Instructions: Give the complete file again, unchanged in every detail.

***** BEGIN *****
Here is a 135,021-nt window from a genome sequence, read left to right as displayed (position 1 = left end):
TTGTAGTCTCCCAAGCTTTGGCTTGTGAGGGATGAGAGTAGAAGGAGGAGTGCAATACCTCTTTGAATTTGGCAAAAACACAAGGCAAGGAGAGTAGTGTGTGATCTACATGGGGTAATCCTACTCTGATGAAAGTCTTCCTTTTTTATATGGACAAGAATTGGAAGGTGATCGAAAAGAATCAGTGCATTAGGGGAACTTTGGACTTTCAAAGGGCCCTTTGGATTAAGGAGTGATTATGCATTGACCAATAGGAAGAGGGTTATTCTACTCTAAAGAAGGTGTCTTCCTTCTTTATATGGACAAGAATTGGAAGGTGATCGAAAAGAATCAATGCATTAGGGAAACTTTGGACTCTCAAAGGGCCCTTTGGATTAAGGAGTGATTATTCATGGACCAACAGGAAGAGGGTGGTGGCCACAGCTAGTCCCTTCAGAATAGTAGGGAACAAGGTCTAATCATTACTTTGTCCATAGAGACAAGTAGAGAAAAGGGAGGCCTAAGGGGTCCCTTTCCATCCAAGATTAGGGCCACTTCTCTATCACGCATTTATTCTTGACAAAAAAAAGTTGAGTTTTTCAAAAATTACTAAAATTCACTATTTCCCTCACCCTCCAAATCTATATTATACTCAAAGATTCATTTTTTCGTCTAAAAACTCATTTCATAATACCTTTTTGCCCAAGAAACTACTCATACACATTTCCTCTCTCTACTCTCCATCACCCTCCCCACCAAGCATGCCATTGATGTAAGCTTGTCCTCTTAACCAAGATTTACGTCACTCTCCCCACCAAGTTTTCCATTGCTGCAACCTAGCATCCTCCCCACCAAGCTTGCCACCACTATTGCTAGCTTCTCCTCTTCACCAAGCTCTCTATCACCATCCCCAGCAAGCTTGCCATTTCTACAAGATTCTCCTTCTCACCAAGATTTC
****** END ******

Here is a 135,021-nt window from a genome sequence, read left to right as displayed (position 1 = left end):
TTGTAGTCTCCCAAGCTTTGGCTTGTGAGGGATGAGAGTAGAAGGAGGAGTGCAATACCTCTTTGAATTTGGCAAAAACACAAGGCAAGGAGAGTAGTGTGTGATCTACATGGGGTAATCCTACTCTGATGAAAGTCTTCCTTTTTTATATGGACAAGAATTGGAAGGTGATCGAAAAGAATCAGTGCATTAGGGGAACTTTGGACTTTCAAAGGGCCCTTTGGATTAAGGAGTGATTATGCATTGACCAATAGGAAGAGGGTTATTCTACTCTAAAGAAGGTGTCTTCCTTCTTTATATGGACAAGAATTGGAAGGTGATCGAAAAGAATCAATGCATTAGGGAAACTTTGGACTCTCAAAGGGCCCTTTGGATTAAGGAGTGATTATTCATGGACCAACAGGAAGAGGGTGGTGGCCACAGCTAGTCCCTTCAGAATAGTAGGGAACAAGGTCTAATCATTACTTTGTCCATAGAGACAAGTAGAGAAAAGGGAGGCCTAAGGGGTCCCTTTCCATCCAAGATTAGGGCCACTTCTCTATCACGCATTTATTCTTGACAAAAAAAAGTTGAGTTTTTCAAAAATTACTAAAATTCACTATTTCCCTCACCCTCCAAATCTATATTATACTCAAAGATTCATTTTTTCGTCTAAAAACTCATTTCATAATACCTTTTTGCCCAAGAAACTACTCATACACATTTCCTCTCTCTACTCTCCATCACCCTCCCCACCAAGCATGCCATTGATGTAAGCTTGTCCTCTTAACCAAGATTTACGTCACTCTCCCCACCAAGTTTTCCATTGCTGCAACCTAGCATCCTCCCCACCAAGCTTGCCACCACTATTGCTAGCTTCTCCTCTTCACCAAGCTCTCTATCACCATCCCCAGCAAGCTTGCCATTTCTACAAGATTCTCCTTCTCACCAAGATTTC